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Fragrant find could bring couple small fortune

An Australian couple could reap a fortune after what they thought was a tree stump turned out to be a rare lump of whale excretion used in perfumes and known as “floating gold.”
/ Source: Reuters

An Australian couple could reap a fragrant fortune after what they thought was an odd-looking tree stump turned out to be a rare lump of ambergris, a whale excretion used in perfumes and known as “floating gold.”

Loralee and Leon Wright were walking along a remote beach near Streaky Bay in western South Australia state on a fishing trip three weeks ago when they saw the strange object.

Intrigued, they took a closer look and Leon Wright, thinking it could have been some kind of cyst from a large marine animal, suggested they take the 32-pound lump home.

“She said ‘You’re not putting that thing in my car’,” the Australian Broadcasting Corp. quoted marine ecologist Ken Jury as saying on its Web site (www.abc.net.au) on Wednesday.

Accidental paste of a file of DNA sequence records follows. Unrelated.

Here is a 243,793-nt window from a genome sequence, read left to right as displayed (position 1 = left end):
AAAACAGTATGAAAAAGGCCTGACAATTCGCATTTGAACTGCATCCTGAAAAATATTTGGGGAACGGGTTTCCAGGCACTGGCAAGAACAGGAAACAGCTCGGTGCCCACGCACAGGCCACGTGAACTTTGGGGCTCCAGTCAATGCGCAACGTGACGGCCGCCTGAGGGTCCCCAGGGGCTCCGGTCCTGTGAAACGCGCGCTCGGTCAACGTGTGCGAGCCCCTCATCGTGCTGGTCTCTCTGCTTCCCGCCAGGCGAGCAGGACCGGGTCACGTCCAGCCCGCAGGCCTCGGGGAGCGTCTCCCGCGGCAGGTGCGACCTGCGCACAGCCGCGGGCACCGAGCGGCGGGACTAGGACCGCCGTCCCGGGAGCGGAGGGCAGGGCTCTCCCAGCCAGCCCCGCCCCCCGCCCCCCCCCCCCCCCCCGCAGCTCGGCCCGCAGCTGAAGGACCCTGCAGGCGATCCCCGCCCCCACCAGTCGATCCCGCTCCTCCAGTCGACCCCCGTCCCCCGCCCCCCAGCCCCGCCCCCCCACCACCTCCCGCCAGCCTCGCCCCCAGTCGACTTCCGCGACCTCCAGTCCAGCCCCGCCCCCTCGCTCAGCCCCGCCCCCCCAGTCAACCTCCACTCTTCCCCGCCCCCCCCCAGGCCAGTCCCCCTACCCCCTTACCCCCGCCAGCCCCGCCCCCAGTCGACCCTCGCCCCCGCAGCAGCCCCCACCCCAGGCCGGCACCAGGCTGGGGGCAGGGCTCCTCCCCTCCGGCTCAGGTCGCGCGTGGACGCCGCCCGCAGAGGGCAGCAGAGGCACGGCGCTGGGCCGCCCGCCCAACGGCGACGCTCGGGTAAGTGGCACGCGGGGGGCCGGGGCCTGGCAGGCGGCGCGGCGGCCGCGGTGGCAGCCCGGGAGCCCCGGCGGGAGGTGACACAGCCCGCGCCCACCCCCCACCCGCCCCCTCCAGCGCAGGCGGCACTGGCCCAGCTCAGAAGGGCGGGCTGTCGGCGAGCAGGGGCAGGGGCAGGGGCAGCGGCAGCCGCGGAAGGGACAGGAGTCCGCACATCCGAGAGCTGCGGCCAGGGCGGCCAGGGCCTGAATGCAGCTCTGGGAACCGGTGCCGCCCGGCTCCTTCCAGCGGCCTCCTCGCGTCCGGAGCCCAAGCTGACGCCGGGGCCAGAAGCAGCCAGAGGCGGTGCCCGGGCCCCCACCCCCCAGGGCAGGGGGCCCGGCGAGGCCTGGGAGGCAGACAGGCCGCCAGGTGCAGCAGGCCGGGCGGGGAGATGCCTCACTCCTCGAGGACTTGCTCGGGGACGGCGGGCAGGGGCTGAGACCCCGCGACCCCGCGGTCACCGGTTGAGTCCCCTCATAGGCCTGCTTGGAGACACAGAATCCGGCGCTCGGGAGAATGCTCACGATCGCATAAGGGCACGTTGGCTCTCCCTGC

Curiosity eventually got the better of the Wrights. Unable to find an answer on the Internet, they went back and got it two weeks later and described it to Jury.

“It immediately struck me as being ambergris — it couldn’t be anything else,” Jury said.

“It’s actually belched out by the animal, would you believe, and those few across the world that have witnessed that or heard it say it’s quite remarkable ... apparently the sound of it travels for miles across the water,” he said.

Worth $20-$65 a gram
Jury, who is acting for the family, said ambergris can fetch between $20-$65 a gram, The Age newspaper reported on Wednesday. That would make the Wrights’ find worth at least $295,000.

Used in perfumes by ancient Egyptians and mythologized in literary classics like Herman Melville’s “Moby Dick,” ambergris is spewed out of the intestines of sperm whales.

Scientists theorize it is produced to aid in the removal of hard, sharp objects like squid beaks that whales may eat.

The waxy, foul-smelling substance is lighter than water and can float for years, during which time it is cleansed by the sun and salt water and becomes hard, dark and waxy and develops a rich musky smell prized by perfumers around the world.

“The Egyptians used it. Certainly the Chinese did and they not only used it in perfumes, but they used to eat it and they used to give it as gifts,” Jury said.